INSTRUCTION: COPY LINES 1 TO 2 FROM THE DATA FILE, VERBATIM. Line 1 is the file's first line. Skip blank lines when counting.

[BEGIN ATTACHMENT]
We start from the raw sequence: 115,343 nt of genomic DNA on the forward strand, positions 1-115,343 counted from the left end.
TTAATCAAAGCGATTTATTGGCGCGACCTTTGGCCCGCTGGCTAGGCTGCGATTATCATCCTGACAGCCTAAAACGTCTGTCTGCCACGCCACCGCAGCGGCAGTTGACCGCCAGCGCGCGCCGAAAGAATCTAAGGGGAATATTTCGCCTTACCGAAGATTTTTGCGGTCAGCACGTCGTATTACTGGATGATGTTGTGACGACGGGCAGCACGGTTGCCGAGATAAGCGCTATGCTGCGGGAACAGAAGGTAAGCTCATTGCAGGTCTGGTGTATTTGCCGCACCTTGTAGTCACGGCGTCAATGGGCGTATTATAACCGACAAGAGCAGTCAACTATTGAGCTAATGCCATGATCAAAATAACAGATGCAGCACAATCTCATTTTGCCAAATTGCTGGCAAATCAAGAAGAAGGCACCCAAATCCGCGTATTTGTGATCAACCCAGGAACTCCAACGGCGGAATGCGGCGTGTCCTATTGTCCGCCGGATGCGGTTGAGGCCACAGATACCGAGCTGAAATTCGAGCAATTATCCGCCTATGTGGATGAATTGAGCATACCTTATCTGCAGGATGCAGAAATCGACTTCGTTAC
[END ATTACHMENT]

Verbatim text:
We start from the raw sequence: 115,343 nt of genomic DNA on the forward strand, positions 1-115,343 counted from the left end.
TTAATCAAAGCGATTTATTGGCGCGACCTTTGGCCCGCTGGCTAGGCTGCGATTATCATCCTGACAGCCTAAAACGTCTGTCTGCCACGCCACCGCAGCGGCAGTTGACCGCCAGCGCGCGCCGAAAGAATCTAAGGGGAATATTTCGCCTTACCGAAGATTTTTGCGGTCAGCACGTCGTATTACTGGATGATGTTGTGACGACGGGCAGCACGGTTGCCGAGATAAGCGCTATGCTGCGGGAACAGAAGGTAAGCTCATTGCAGGTCTGGTGTATTTGCCGCACCTTGTAGTCACGGCGTCAATGGGCGTATTATAACCGACAAGAGCAGTCAACTATTGAGCTAATGCCATGATCAAAATAACAGATGCAGCACAATCTCATTTTGCCAAATTGCTGGCAAATCAAGAAGAAGGCACCCAAATCCGCGTATTTGTGATCAACCCAGGAACTCCAACGGCGGAATGCGGCGTGTCCTATTGTCCGCCGGATGCGGTTGAGGCCACAGATACCGAGCTGAAATTCGAGCAATTATCCGCCTATGTGGATGAATTGAGCATACCTTATCTGCAGGATGCAGAAATCGACTTCGTTAC